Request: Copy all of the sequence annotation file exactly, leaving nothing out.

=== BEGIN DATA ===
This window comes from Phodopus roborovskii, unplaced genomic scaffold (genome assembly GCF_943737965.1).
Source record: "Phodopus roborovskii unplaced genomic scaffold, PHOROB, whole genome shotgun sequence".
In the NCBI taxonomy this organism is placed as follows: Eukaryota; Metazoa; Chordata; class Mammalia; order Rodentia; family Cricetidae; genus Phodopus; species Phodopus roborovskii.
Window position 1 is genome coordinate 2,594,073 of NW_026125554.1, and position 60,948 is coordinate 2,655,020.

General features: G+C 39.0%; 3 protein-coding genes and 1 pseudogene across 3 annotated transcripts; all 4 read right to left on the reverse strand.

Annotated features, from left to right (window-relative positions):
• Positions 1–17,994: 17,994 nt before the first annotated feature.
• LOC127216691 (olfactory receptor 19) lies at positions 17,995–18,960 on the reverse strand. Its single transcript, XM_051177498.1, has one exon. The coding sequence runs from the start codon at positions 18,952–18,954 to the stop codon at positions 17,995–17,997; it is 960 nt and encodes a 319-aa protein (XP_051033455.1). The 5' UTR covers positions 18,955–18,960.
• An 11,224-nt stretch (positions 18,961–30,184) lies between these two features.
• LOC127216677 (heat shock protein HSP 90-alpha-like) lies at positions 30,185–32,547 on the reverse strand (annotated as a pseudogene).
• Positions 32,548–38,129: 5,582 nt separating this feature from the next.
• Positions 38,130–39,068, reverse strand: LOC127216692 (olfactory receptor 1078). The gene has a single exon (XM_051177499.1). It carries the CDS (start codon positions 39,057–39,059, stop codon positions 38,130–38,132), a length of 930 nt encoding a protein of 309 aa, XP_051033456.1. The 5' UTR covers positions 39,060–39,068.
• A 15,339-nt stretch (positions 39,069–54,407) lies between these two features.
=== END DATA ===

This window comes from Phodopus roborovskii, unplaced genomic scaffold (genome assembly GCF_943737965.1).
Source record: "Phodopus roborovskii unplaced genomic scaffold, PHOROB, whole genome shotgun sequence".
In the NCBI taxonomy this organism is placed as follows: Eukaryota; Metazoa; Chordata; class Mammalia; order Rodentia; family Cricetidae; genus Phodopus; species Phodopus roborovskii.
Window position 1 is genome coordinate 2,594,073 of NW_026125554.1, and position 60,948 is coordinate 2,655,020.

General features: G+C 39.0%; 3 protein-coding genes and 1 pseudogene across 3 annotated transcripts; all 4 read right to left on the reverse strand.

Annotated features, from left to right (window-relative positions):
• Positions 1–17,994: 17,994 nt before the first annotated feature.
• LOC127216691 (olfactory receptor 19) lies at positions 17,995–18,960 on the reverse strand. Its single transcript, XM_051177498.1, has one exon. The coding sequence runs from the start codon at positions 18,952–18,954 to the stop codon at positions 17,995–17,997; it is 960 nt and encodes a 319-aa protein (XP_051033455.1). The 5' UTR covers positions 18,955–18,960.
• An 11,224-nt stretch (positions 18,961–30,184) lies between these two features.
• LOC127216677 (heat shock protein HSP 90-alpha-like) lies at positions 30,185–32,547 on the reverse strand (annotated as a pseudogene).
• Positions 32,548–38,129: 5,582 nt separating this feature from the next.
• Positions 38,130–39,068, reverse strand: LOC127216692 (olfactory receptor 1078). The gene has a single exon (XM_051177499.1). It carries the CDS (start codon positions 39,057–39,059, stop codon positions 38,130–38,132), a length of 930 nt encoding a protein of 309 aa, XP_051033456.1. The 5' UTR covers positions 39,060–39,068.
• A 15,339-nt stretch (positions 39,069–54,407) lies between these two features.